Solar panels convert the sun’s rays into solar energy that we can use to power our homes and businesses.
However, not all days are sunny days and so, we might wonder how different weather conditions affect the energy output of your solar panel.
In this article, we’ll take a look at how clouds and rainfall affect your solar panel’s energy production, and specifically address the question: do solar panels work in the rain?
Energy Production of Solar Panels in Different Conditions
Energy Production on Sunny Days
If you map out the statistics of a solar panel on your average beautiful sunny day, you will see that a bell curve will appear.
It will show low energy production in the early hours of the morning as the sun rises. The curve will then gradually increase upwards until it reaches its peak at around noon when the sun’s light is at its strongest.
Then it will gradually decrease again as the sun starts to set. It’s on sunny days like these that your solar panel has the highest energy output, so these are the days that every solar panel owner looks forward to the most.
Energy Production on Cloudy Days
Rain and cloudy weather generally go hand in hand. That’s why it’s important to compare the energy output of your solar panel on a sunny day with its energy output on a cloudy day. That way you can determine if your solar panel works on rainy days and what the difference between the two is.
Regardless, your solar panel will definitely still work on a cloudy day. This is because your panel is able to capture different segments of the sun’s spectrum of light.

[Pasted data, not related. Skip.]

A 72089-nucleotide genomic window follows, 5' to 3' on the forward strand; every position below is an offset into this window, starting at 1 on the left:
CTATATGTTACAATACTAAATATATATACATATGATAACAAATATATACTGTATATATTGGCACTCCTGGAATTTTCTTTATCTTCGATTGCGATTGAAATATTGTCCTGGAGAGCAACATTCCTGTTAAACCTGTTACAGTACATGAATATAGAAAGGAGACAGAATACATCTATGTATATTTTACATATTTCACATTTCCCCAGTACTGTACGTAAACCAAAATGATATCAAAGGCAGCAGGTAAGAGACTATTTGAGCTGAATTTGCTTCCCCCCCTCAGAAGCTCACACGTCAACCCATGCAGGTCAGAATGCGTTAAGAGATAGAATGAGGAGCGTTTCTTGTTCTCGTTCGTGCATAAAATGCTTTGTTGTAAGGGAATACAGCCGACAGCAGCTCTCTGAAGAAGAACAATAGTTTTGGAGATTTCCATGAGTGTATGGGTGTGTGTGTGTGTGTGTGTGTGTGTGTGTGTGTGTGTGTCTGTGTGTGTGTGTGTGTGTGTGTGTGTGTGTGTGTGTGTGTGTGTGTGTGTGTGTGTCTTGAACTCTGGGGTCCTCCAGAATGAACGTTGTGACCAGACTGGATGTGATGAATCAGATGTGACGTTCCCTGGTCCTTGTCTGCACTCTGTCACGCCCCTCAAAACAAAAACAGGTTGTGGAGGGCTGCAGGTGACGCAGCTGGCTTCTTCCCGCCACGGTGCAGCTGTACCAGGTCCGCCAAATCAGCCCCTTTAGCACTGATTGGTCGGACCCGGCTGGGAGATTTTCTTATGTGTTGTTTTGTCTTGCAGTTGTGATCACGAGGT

Even though clouds may be obstructing the path of some of the sun’s rays to the photovoltaic cells on your solar panel, most of them still filter through clouds and are then captured by your solar panel.
That’s why the energy output of your solar panel will depend on cloud density, and on whether there was rainfall on that day.
Rainfall will also serve as an obstruction. On cloudy or overcast days, your solar panel will generally generate about 30-50% of its optimum power output. But on days with heavy rainfall, your solar panel will generate around 10-20% of its optimum power output.
If the amount of sunlight your solar panel is exposed to is reduced, so is the amount of energy that your solar panel can produce.
Surprisingly, solar panels will even produce energy underwater, so they’re more than capable of handling a little bit of rain.
Energy Production at Night
Once again, your solar panels will still work at night with the moon or artificial light as an energy source. However, their output will not be as high as during the day, nor will they produce enough energy to power your house during the day.
What if Your Solar Panel Does Not Produce Enough Energy?
It is possible that in bad weather conditions with dense clouds and rainfall your solar panel might not produce the amount of energy that you need to power your home or business for the day. This is by no means a complete train smash.
Solar panels are actually designed to produce more energy than what is required of them in a day. On sunny days where the weather accommodates optimal energy production, your solar panel will produce a surplus of solar energy.